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PBC vs WSM

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    PBC vs WSM

    Ok, it’s not really nearly that controversial. LOL And isn’t really meant to be a debate as such. But I do want some insight.
    It’s only posted here because it has more threads/replies than the WSM subtopic...

    With that...
    Here’s the thing.
    As some may know after reading many of my posts, I think the WSM is the bees knees. HUGE fan.
    Quite possibly my favourite general purpose dedicated sub-$1k smoker. I love the versatility, ease of use (though it does have a learning curve), and fully understand the “care & feeding.” My WSCG is the only reason I don’t still own one.

    But...my SO has a son that is currently using a truly craptastic electric smoker. FWIW, I HATE everything about that thing. Everything. Seriously. Everything.

    He likes to cook ribs mostly...and wants to do more...but I’m not totally convinced that he would be willing to learn the ins & outs of the WSM.

    As I understand it, keeping in mind that I’ve never used or even seen a PBC...the PBC is “easier” to use.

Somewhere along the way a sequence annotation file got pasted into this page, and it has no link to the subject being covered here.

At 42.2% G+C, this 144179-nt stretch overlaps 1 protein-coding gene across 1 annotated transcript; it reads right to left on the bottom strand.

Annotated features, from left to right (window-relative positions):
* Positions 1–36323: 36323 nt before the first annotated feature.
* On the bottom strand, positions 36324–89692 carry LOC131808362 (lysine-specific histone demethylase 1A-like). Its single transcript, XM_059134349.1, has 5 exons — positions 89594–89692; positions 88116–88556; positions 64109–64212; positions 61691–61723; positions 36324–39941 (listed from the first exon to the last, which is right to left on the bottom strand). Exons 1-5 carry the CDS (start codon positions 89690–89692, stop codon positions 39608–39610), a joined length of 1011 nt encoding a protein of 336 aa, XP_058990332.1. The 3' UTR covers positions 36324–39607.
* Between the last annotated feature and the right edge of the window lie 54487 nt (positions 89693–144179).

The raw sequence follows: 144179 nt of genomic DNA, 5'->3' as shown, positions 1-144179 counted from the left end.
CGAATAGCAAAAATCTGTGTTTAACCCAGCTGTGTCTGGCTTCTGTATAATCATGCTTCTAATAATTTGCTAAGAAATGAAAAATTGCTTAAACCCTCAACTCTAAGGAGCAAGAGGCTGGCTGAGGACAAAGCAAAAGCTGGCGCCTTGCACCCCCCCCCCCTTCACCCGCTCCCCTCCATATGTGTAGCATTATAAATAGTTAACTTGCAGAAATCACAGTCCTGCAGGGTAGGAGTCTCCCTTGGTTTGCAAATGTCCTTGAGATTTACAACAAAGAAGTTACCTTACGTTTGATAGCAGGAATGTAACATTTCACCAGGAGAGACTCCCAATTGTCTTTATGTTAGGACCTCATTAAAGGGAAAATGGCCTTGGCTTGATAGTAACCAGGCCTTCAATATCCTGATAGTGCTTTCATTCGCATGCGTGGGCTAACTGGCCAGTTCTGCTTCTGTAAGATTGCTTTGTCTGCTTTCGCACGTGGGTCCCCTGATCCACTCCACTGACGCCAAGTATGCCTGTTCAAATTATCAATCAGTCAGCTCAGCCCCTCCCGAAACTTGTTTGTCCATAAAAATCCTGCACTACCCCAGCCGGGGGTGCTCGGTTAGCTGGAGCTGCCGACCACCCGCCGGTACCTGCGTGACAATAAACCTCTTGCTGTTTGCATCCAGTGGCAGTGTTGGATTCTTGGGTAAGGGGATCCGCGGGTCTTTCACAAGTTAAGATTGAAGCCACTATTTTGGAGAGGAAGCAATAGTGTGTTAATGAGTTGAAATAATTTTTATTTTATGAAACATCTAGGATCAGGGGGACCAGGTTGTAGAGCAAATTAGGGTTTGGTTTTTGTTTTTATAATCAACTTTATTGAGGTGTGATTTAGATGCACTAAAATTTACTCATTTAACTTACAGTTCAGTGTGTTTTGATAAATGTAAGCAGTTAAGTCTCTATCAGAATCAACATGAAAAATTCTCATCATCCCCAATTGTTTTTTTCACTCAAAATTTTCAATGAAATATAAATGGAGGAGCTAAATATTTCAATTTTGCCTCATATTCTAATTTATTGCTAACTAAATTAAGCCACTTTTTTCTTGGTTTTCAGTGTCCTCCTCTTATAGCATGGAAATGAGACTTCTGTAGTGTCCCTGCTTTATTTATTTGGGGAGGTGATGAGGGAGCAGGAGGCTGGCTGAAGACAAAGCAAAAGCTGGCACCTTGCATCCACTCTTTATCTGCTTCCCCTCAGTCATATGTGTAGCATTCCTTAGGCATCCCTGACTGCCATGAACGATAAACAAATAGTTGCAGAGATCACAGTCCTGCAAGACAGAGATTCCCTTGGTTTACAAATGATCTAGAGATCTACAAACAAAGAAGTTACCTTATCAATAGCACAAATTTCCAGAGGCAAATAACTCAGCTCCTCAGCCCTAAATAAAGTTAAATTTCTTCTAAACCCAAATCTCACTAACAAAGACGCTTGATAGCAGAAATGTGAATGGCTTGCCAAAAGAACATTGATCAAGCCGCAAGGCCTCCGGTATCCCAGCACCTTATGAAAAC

Seems the learning curve would be much less steep. Is that true?

    What about maintenance & cleaning? Easier...the same...faster..? How is ash removal handled?

    Looking at a Xmas purchase...and like I said, I’m not convinced he’d put in the time to fully take advantage of the WSM.

    Oh yeah...I’ve already discussed pellet cookers with him and he’s SERIOUSLY not interested. Probably for much the same reason that he completely discounts gassers... He can’t see beyond what he thinks he already knows. LOL

    If the PBC is THE choice... Which one? They seem to have like six different tiers/price points.

    #2
    There's a learning curve, but honestly not much of one. Just figuring out a lighting routine that works for the fuel you're using and realizing that you just need to trust it to do it's thing. Other than that it's mostly timing. Since it cooks around 275-300 it cooks pretty fast and seems to cook faster than if I ran my kettle at that temp, probably because it's such a humid environment.

    Cleanup is mostly lift the charcoal basket out and dump it. Having the ash basket makes it easy, but you can just line the bottom with foil also. The ash basket does a pretty good job of catching any grease, but maybe a couple times a year I knock any crap off the bottom and vacuum it out. That's about it other than cleaning the grates and such.

    Which one? I'd say the PBC Select package would be my sweet spot, that's all accessories that you either will certainly use or are almost certain to use. At the very least the PBC with the ash pan and the hinged grate.

    Comment


      #3